Before work can start on site your architectural designer will need to produce a set of drawings that comply with the building regulations. S/he will gather this information from key trades/suppliers and other advisors such as the structural engineer, but will mostly draw the plans up from their own detailing, based on the non-technical planning drawings that were submitted to the authorities to get planning permission.
Construction drawings include all detailing for structural components as well as every layer of certified product that is to be installed, including manufacturer specifications for things like windows and doors, insulation, airtightness and thermal bridging details as well as how ventilation units and ducts are to be installed.Specialist suppliers may provide their own set of drawings for each of these details; this is especially common in the case of ventilation. Electrical points will also be included with specialist drawings for these, usually drawn up by the architectural designer to give to the electrician.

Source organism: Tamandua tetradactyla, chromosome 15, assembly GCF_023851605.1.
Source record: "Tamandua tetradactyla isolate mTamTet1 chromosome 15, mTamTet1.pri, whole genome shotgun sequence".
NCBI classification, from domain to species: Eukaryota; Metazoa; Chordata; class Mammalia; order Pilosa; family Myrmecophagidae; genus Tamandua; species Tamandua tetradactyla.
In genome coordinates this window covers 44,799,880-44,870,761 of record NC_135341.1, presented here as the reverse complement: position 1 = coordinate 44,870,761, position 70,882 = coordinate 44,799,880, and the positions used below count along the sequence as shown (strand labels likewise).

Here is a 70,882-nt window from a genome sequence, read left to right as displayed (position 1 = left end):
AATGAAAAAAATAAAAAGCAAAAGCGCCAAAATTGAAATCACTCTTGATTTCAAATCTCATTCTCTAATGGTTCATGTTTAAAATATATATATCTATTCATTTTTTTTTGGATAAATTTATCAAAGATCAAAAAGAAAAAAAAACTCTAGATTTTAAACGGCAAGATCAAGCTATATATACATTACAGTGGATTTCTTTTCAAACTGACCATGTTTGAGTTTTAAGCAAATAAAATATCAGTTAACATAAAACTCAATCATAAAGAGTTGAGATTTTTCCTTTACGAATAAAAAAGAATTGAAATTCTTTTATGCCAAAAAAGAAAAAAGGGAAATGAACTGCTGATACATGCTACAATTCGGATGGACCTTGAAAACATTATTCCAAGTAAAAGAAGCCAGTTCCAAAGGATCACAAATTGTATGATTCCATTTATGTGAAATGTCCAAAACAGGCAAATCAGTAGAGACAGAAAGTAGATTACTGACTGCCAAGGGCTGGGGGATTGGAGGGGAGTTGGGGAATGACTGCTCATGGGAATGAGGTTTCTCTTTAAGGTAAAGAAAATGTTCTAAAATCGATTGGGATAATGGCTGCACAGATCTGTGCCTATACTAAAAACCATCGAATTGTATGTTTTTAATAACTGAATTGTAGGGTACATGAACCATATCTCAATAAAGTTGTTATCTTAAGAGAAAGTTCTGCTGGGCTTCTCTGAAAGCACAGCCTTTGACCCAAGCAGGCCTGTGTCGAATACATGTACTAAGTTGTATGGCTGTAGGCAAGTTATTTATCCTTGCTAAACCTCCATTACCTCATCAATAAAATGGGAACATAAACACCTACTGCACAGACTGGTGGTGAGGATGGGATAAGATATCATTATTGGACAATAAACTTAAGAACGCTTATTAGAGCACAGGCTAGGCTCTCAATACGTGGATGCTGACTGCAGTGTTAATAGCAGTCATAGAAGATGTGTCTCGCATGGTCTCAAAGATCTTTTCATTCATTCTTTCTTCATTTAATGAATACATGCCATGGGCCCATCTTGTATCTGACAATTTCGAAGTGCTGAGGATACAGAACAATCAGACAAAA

n NI, the building control officer will need a complete set of plans prior to starting in order to ensure the design is compliant with current building regulations. In ROI, this document is required to file your commencement notice on the Building Control Management System.
Construction drawings are also the starting point to getting prices from the trades and for structural engineers to work out the loads for items such as the steel beams. Indeed, all specialist items will be taken into consideration by the structural engineer, e.g. chandelier will require structural support in ceiling structure,heavy baths or jacuzzis may need additional support on upper floors, and RSJs or steel beams will be required for open spans.
A procedure must be in place to ensure only the latest version of the construction drawings is ever available on site.